Today across the world we are celebrating a new year: 2013. Other cultures have, and still do celebrate the change of year on different days, as we recently had brought into focus with the end of the Mayan long cycle, since the “Western” culture now dominates the world economically, the rest of the world at least acknowledges our calender, and joins us in celebration, even when they continue to celebrate their own.
Some “alternate” New Year’s you’ve probably heard of include the Chinese New Year, on the second new moon after the winter solstice (usually late January or early February), or the Hebrew Rosh Hashanah (generally in September) , and you may have noticed that the Islamic New Year slides “backwards” through the year by a week or so every year (this year at the beginning of November). The Hindu calendar starts the new year in the spring, although with many variations by region. Samhain (at the end of October) is the Celtic/Wiccan New Year. (I think some of this may depend upon whether you think of the day ending at sunset or beginning at dawn and how you count the night. Another factor may be local climate- is there a rainy season or winter that drives people inside? If the economy is based on agriculture, when do planting and harvest happen? The fiscal calendar starts in June for some reason. Most kids think of the beginning of the school year in September. The SCA years begin at the anniversary of the first event at May Day. There are “New Year’s” change-overs all year round.
I was amused to read that the Julian calendar only changed New Years to January in the month of the god Janus rather than at the Spring Equinox (their previous New Year) so that the consuls could have more travel time to get to their posts. Most people don’t realize that it was only in the mid 18th century that the western world started changing years in January rather than March 25th (Lady Day). I guess the point I’m making with all this variety is that it’s not particularly important when the new year is marked, it’s only a convenience, like the rest of the calendar, so we can keep track of when things happened or will happen.
And that IS important because we always seem to need to be reminded that we can start fresh. Dicken’s story A Christmas Carol probably owes much of its popularity to the reminder that it’s almost never to late to start fresh. Inertia is a powerful force, and often we are tempted to continue doing things as we have been doing them simply to justify our previous actions. Sometimes it feels as though if we change directions we are declaring in some way that we were going the wrong way before, or if we change activities, that what we were doing before was wrong. A moment of reflection can easily provide many examples of how this is clearly not always so. What is appropriate, even necessary, for children, is not what adults, or teens, or old people need. Medicine is good when you need it, and bad for you when you don’t. Life changes, and we need to keep track of the changes so that we know when it’s time to change to deal with current reality.
Do you remember back before computers automatically saved (wasn’t it frustrating to lose what you’d been working on)? Lots of businesses invest regular hours of employee time updating files, because they understand how important it is to work from current data (while individuals try to simply remember what’s going on as we go). But whether you up date systematically or sporadically, there is never too many opportunities to start over.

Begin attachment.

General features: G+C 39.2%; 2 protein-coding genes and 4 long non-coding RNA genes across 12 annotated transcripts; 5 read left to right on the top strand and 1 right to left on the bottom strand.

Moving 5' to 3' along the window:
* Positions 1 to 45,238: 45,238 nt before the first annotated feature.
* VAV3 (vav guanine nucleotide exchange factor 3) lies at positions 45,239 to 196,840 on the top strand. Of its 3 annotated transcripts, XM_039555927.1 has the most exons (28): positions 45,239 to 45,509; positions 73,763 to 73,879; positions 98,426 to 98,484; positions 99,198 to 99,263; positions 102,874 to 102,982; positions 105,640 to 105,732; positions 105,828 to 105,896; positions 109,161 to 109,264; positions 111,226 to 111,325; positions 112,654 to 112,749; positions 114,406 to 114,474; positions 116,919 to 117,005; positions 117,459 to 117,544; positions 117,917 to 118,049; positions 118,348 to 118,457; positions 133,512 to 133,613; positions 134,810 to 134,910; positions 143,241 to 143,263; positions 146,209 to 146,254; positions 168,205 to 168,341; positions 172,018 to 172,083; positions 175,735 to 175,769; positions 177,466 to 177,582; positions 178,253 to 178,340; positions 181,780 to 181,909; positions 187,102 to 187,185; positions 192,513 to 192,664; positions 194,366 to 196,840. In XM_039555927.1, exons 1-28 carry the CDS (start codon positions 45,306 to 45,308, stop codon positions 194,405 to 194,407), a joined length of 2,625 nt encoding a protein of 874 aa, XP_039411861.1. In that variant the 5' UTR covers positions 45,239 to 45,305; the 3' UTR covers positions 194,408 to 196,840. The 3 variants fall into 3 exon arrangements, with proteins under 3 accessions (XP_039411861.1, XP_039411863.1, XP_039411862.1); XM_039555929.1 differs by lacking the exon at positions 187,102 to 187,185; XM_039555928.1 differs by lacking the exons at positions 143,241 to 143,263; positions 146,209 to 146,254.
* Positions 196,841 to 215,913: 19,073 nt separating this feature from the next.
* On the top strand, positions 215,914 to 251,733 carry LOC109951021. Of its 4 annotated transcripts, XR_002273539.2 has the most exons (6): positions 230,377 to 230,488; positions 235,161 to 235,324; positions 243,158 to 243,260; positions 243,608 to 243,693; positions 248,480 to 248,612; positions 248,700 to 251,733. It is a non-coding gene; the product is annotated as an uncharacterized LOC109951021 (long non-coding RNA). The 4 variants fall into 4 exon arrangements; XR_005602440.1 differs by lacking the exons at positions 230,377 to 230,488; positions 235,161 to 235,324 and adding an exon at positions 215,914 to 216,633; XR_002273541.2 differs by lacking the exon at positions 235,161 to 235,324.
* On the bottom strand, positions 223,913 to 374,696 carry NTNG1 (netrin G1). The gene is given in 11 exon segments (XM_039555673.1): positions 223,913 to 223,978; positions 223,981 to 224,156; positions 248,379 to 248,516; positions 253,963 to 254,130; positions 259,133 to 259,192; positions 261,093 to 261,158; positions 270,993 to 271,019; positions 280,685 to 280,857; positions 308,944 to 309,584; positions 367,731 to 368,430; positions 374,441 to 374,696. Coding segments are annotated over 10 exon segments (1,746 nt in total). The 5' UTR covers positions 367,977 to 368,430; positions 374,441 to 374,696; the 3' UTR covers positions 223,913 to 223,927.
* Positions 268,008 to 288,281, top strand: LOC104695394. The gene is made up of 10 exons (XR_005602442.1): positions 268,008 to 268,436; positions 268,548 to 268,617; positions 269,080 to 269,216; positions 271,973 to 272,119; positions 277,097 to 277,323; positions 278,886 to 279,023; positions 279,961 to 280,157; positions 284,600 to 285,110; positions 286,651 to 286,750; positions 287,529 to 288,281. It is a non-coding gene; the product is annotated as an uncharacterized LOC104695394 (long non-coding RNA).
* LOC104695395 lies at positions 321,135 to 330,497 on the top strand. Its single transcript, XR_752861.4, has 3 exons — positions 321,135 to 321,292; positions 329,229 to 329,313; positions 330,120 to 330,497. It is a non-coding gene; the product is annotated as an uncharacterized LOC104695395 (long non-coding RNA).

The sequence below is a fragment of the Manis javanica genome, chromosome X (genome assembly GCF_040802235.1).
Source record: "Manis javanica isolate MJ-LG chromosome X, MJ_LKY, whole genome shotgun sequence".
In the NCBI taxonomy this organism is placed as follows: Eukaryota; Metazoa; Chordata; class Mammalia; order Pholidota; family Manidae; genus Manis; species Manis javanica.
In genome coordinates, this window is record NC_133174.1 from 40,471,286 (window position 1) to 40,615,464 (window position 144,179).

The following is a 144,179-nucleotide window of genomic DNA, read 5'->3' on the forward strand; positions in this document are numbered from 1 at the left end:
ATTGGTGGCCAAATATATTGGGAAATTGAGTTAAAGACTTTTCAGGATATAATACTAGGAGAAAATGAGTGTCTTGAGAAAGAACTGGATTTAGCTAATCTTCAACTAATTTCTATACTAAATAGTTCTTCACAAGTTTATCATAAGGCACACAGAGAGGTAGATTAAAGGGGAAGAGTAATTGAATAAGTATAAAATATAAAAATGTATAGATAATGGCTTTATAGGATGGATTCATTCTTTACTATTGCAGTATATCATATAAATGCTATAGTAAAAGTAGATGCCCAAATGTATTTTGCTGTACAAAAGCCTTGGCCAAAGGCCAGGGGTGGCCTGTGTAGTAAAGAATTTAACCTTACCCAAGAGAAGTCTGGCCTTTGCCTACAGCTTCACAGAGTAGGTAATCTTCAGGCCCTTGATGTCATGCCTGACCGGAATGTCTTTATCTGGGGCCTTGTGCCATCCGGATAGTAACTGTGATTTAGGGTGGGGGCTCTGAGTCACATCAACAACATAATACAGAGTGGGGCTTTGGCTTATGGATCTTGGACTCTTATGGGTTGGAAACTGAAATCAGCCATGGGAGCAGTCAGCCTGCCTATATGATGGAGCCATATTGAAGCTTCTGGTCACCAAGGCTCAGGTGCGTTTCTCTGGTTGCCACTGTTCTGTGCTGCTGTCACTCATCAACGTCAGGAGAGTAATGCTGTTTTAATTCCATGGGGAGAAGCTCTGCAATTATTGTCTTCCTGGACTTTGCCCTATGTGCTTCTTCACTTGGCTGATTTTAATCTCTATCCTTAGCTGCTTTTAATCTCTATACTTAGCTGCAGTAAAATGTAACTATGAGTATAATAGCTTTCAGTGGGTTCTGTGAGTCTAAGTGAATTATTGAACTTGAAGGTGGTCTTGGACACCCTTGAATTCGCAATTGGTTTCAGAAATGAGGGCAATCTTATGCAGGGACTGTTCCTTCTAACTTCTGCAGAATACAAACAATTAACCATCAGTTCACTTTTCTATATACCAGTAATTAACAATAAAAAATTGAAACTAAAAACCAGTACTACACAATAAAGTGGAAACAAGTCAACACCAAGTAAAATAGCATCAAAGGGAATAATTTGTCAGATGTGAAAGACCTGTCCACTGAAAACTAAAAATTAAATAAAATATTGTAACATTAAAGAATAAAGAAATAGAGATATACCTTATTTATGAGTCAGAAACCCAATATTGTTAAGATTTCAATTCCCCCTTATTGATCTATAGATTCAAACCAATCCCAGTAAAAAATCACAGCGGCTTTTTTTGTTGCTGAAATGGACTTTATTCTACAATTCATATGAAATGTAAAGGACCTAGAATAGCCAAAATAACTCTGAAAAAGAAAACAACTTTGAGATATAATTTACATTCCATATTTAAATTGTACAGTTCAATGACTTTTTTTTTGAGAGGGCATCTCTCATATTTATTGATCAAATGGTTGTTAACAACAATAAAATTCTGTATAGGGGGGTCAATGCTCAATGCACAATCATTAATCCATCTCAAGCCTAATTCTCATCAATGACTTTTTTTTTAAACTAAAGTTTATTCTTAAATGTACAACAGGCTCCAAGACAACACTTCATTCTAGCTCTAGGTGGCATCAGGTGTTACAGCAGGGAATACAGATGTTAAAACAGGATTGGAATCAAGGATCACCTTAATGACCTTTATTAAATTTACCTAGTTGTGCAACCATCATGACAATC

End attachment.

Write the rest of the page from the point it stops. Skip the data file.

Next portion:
This time of year we tend to look back over the past year, to remember how the world changed over the year, and how it changed us, to put an effort to remember what went on a year ago (because it’s easier to remember what happened in the last week or month), to get some perspective, and use that to plan the future. We make resolutions based on that perspective- this year I’m going to do it better. This year I’m going to finish projects, to tell people I love them, to remember I’m worthy of the same effort I extend to others, to stop and smell the roses, to ask for help when I need it, to pay attention to what I’m eating, listening to, thinking….
This is probably the best thing we can do- to stop and see where we are, and then intentionally choose where we’re going to go next. If we don’t it’s as if we were lost in a forest, not knowing where we are, or where we’re going. Let’s face it, even when we look back and see where we’ve come from, we still may not be sure where we are, but we have a better idea of what our past effort has accomplished.
The only thing I’d add to this is try to remember all the things that have gone into the past year, and all the things we’d like for the upcoming year. If what we pay attention to in the past is how much money we made, and the trips we took, and the awards we did or didn’t win, worse, if we dwell on what we didn’t win, and what we failed to do, this doesn’t help us create strategies to plan for 2013. If what we want is to feel loved, we need to figure out what’s made us feel loved. If we want to feel secure, we need to remember when we felt the most comfortable. If we want to spend time with our friends, we need to actually put those things into our schedule and not keep putting them off until work related projects have used up all the available time. Those things may not be great photo opportunities, an evening of cuddling may not have a tag you can hang on it like climbing a mountain, but it probably enhanced your life more than you give it credit.
If you need to- make word and image “handles” to be able to grasp those wonderful memories, and acknowledge their real value. It’s time to look backwards- and forwards, like Janus, and don’t just do it on January first, but every time you feel that it’s right. It’s your life, you decide what’s important, that’s the first step to making it happen.